She also had contact with people from the northern (norte) region of Brazil, where the famous Amazonas state is located. There are seven states in that region. And it was very challenging to Li because in the norte region, even in the same city, some people use tu and some people use você.
But nothing, my friends, compares to Rio de Janeiro (in the sudeste region), where the same person can sometimes use tu and sometimes use você.
Oh! I almost forgot to mention that even where tu is not used, its corresponding oblique pronoun te and its corresponding possessive pronoun teu are still widely used.
The lesson to this story… Yes, the variation is crazy! My advice here is not to worry too much. You can feel free to use the one that makes you feel more comfortable according to the region.
Story #5: Você vs. tu and travelling in Portugal
After all this, imagine how curious Li was about the use of tu and você when she visited Portugal. She was used to talking to her Portuguese and Angolan friends in Brazil, and they always preferred to use tu and always conjugated it in the correct way (remember the second person, please!). Well, many things were confirmed and some things were real surprises...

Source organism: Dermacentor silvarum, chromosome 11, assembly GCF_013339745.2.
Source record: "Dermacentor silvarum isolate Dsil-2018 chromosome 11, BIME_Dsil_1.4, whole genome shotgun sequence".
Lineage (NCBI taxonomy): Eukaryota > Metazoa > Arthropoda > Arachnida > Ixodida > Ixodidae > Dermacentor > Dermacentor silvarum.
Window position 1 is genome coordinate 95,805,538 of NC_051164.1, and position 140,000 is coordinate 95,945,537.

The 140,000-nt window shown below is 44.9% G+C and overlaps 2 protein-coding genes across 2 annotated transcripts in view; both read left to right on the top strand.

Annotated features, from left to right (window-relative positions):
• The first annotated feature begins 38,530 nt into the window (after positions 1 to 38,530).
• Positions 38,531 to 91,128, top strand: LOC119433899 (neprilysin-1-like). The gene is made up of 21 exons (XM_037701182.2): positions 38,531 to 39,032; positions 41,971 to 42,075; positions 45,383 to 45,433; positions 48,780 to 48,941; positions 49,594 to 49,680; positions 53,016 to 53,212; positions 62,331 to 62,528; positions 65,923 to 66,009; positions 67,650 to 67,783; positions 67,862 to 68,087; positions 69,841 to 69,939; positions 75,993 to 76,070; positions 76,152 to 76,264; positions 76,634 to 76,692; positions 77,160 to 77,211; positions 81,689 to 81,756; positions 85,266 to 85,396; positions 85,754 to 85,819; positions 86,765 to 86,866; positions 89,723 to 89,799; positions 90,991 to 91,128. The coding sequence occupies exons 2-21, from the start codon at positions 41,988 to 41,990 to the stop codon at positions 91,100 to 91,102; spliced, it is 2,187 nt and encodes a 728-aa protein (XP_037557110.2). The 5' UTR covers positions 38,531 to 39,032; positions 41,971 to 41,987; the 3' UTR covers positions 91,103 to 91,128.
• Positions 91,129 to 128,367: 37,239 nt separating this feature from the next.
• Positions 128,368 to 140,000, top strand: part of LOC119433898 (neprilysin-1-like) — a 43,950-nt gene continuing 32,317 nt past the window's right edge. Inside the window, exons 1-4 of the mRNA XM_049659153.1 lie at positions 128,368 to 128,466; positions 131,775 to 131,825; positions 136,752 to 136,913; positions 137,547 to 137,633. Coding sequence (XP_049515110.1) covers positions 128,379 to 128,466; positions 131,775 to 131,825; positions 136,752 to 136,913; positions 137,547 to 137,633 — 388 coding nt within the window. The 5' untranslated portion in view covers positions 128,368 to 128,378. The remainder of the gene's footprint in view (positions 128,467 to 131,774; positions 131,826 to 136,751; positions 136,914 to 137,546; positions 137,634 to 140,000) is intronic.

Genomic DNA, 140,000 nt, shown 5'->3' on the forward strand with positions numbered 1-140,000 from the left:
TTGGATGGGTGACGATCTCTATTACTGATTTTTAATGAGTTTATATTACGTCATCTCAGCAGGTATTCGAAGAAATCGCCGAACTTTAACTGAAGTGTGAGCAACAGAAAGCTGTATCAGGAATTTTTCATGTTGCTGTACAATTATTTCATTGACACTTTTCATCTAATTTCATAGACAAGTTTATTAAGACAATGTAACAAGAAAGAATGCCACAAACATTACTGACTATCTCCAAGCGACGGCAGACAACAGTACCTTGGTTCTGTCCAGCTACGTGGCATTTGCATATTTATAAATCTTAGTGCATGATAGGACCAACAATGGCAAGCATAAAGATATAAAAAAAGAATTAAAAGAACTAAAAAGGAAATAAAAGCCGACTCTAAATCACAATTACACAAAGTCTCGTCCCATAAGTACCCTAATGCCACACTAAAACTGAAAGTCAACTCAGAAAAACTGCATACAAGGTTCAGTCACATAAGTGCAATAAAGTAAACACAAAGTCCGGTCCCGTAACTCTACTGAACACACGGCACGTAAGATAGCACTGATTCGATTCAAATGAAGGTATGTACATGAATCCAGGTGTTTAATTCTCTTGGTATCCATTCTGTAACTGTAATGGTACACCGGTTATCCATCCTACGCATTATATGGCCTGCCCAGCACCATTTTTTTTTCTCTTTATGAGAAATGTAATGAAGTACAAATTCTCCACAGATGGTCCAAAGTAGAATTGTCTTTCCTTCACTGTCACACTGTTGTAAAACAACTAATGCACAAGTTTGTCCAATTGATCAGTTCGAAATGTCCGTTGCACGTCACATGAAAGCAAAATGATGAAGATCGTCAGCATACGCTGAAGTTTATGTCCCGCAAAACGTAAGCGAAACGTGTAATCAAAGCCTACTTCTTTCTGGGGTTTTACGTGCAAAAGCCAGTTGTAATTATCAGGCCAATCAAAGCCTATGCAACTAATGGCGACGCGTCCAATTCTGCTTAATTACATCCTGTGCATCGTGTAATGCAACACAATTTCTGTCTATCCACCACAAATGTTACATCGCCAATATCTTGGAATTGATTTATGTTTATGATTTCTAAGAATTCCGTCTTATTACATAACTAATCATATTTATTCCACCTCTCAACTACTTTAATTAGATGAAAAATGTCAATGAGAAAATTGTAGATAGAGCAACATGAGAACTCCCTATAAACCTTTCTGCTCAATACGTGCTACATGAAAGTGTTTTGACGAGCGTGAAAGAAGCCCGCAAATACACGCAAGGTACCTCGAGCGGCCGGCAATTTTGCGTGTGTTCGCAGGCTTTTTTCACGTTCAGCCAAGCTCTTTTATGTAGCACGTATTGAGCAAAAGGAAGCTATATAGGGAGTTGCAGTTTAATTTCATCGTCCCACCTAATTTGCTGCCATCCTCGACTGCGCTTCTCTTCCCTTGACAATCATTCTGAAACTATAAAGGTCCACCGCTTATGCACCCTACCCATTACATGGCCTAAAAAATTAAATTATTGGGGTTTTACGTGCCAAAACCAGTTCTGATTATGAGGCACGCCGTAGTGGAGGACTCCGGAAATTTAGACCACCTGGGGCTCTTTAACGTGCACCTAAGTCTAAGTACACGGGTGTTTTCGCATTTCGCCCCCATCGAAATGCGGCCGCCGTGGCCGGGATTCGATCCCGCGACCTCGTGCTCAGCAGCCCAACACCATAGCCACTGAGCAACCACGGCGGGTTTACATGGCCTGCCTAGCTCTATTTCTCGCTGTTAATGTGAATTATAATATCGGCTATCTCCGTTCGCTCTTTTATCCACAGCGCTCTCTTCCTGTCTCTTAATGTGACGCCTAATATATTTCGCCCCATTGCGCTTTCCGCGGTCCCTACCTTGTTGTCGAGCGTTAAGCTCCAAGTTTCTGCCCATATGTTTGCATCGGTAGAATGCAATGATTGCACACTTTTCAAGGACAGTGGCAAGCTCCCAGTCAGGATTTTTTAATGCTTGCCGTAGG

She confirmed that tu and você have more complex uses in Portugal. Li noticed that choice is not random there because the option for tu and você is directly related to issues like hierarchy, status, age, gender and close relationships, etc. Tu is more commonly used for family, friends, long term colleagues or children/teenagers. The option for você indicates a certain distance when compared to tu, even when it does not reach the formality of senhor.
Something new to Li was when she saw an old woman talking to an old man called Manuel. She said “O Manuel já leu este livro?” (Did Manual already read this book?). Li only heard this once while in Portugal, but it is something that she had never heard in Brazil.
Now the big surprise to Li was to notice that people didn't use vós in Portugal. For the plural, people prefered to use vocês. Some of her friends told her that in north of the country some people use vós, but in the major part of the country this pronoun is only used in religious contexts (like in Brazil). But, when using possessives, people used vós corresponding to the pronoun vosso.
The lesson to this story… If you are learning Portuguese to live or work in Portugal or the other countries that use European Portuguese (like Angola, Mozambique and Cape Verde), you should get into the habit of using tu because it is the most widely used there.
I hope this article gave you an idea of where people use tu and where people use você. This information can be very useful because you can tailor your studies according to your needs.
For example, the conjugation of verbs is something that is very important in Portuguese. So, if you are learning Portuguese to study in São Paulo, Brazil, you can focus your studies on the third-person conjugation. But, if you are learning Portuguese to work in Lisbon, Portugal, you can focus on the second-person conjugation.
If you have any experience of using você or tu, please share it in the comments section below.